High Number of AWS Misconfigurations Leaves Huge Security Holes
Security organization calls situation "egregious."
The last day of February 2017 saw a big part of the Internet break, when Amazon Web Services Inc. (AWS) experienced a massive outage.
The outage was deemed to be the result of a misconfiguration, and it gave AWS a big black eye. But misconfigurations aren't limited to AWS -- not by a long shot.
An analysis of AWS cloud usage by Threat Stack Inc. revealed widespread critical security misconfigurations affecting nearly three-quarters of more than 200 surveyed organizations.
"Among the most egregious were AWS Security Groups configured to leave SSH wide open to the Internet in 73 percent of the companies analyzed," the company said in a new release today. "This simple configuration error allows an attacker to attempt remote server access from anywhere, rendering traditional network controls like VPN and firewalls moot. In fact, Threat Stack observed SSH traffic from the Internet using the root account, which could have severe security repercussions."
Threat Stack CTO Sam Bisbee expressed surprise at the findings, which came to light despite extensive advice and guidance from AWS and others.
For example, AWS has been providing SSH best practice guidance for years, as evidenced in a 2008 blog post that addressed SSH issues. That post says in part: "For example, you can use the AWS Management Console to create a security group that restricts SSH access to only the 126.96.36.199/24 network while allowing anyone HTTP/HTTPS access from anywhere."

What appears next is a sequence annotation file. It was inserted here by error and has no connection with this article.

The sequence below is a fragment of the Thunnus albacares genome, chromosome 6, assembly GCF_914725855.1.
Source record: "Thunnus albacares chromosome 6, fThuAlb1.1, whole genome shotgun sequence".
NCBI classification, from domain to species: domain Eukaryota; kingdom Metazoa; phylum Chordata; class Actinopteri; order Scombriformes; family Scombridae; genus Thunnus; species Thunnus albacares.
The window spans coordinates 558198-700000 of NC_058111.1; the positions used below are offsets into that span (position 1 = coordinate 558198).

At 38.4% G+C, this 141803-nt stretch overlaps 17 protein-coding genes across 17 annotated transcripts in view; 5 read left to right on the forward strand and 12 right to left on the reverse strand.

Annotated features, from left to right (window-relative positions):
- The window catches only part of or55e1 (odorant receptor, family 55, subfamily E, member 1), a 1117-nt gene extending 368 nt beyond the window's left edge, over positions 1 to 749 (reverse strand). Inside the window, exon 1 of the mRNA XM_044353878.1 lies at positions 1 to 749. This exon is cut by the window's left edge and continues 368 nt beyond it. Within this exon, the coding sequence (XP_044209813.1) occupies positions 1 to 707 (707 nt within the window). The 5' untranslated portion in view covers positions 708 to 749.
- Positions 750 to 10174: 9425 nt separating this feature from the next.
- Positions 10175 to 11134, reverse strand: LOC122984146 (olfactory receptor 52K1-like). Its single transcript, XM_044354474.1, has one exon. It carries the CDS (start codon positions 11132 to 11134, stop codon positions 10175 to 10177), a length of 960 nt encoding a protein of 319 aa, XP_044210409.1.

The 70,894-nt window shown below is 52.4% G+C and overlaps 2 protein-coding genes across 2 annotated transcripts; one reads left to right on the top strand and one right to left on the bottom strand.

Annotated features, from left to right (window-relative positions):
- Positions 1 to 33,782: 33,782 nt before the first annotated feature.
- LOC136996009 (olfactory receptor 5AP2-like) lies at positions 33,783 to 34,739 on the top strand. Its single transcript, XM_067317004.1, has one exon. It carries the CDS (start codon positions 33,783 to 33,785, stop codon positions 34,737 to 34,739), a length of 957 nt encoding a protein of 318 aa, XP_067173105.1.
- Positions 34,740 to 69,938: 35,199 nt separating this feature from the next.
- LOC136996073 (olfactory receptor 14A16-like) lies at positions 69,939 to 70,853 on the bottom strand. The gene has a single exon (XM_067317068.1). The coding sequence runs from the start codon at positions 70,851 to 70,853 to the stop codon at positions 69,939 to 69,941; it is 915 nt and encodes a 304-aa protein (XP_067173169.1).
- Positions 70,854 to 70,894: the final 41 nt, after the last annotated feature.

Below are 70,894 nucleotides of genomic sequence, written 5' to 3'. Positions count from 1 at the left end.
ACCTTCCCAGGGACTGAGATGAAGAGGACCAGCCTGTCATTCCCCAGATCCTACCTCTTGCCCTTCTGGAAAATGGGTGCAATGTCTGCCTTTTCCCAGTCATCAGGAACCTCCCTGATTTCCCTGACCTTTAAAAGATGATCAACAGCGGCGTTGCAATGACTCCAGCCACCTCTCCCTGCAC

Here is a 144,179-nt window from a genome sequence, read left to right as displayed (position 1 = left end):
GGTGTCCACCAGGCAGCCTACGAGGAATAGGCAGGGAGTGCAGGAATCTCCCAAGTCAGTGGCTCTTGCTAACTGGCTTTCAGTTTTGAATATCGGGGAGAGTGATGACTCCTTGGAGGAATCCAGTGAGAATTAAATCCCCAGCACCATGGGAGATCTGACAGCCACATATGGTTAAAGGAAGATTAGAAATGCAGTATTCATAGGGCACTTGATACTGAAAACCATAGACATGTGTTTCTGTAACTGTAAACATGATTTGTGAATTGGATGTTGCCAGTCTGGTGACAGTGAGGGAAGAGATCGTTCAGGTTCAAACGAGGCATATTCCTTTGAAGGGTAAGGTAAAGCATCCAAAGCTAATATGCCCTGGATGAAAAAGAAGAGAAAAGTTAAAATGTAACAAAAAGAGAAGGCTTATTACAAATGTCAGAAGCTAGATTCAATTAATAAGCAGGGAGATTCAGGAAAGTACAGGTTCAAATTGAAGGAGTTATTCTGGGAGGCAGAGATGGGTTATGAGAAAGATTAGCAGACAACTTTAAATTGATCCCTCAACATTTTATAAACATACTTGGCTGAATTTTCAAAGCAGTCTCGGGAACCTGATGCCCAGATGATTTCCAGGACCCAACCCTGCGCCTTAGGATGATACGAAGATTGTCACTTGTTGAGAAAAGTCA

The company's OpsWorks user guide also contains an entire section on "Managing SSH Access."
Despite such ongoing efforts, Threat Stack has found many organizations are failing to follow even the most basic of security precautions, to the amazement of Bisbee.
"The most surprising part of these findings is that, for all the money that sophisticated enterprises spend on advanced security, a majority aren't even taking full advantage of the basic security tools available to them as AWS users," he said. "Despite years of education from AWS and their technology partners in the industry, not to mention the prevalence of automated security checks, a majority of users are still not configuring their cloud environments securely. Hopefully, this data will serve as a wakeup call."
That data also revealed that 62 percent of companies analyzed weren't following the well-known best practice of requiring multi-factor authentication for AWS users. That, according to Threat Stack, makes brute force attacks easier. Furthermore, users aren't taking advantage of AWS-native security services like CloudTrail, which weren't being deployed universally across all regions.
And deeper problems beyond the basics were also discovered.
"While these cloud security best practices are relatively simple to fix, Threat Stack identified a more complex concern," the company said. "Data collected by Threat Stack going back to September of 2016 showed that fewer than 13 percent of the companies analyzed were keeping software updates current. In addition, despite the 'spin up/down' intrigue of the cloud, the majority of those unpatched systems are kept online indefinitely, some more than three years. When combined with the AWS misconfigurations and weak remote administration, it becomes clear that companies need to focus on fundamental hygiene immediately."
For its part, Threat Stack in 2015 launched a managed AWS security service, and currently offers a free trial of its Threat Stack Audit tool that customers can use to score their environments against AWS security best practices, and also get steps to follow for improvement.
David Ramel is the editor of Visual Studio Magazine.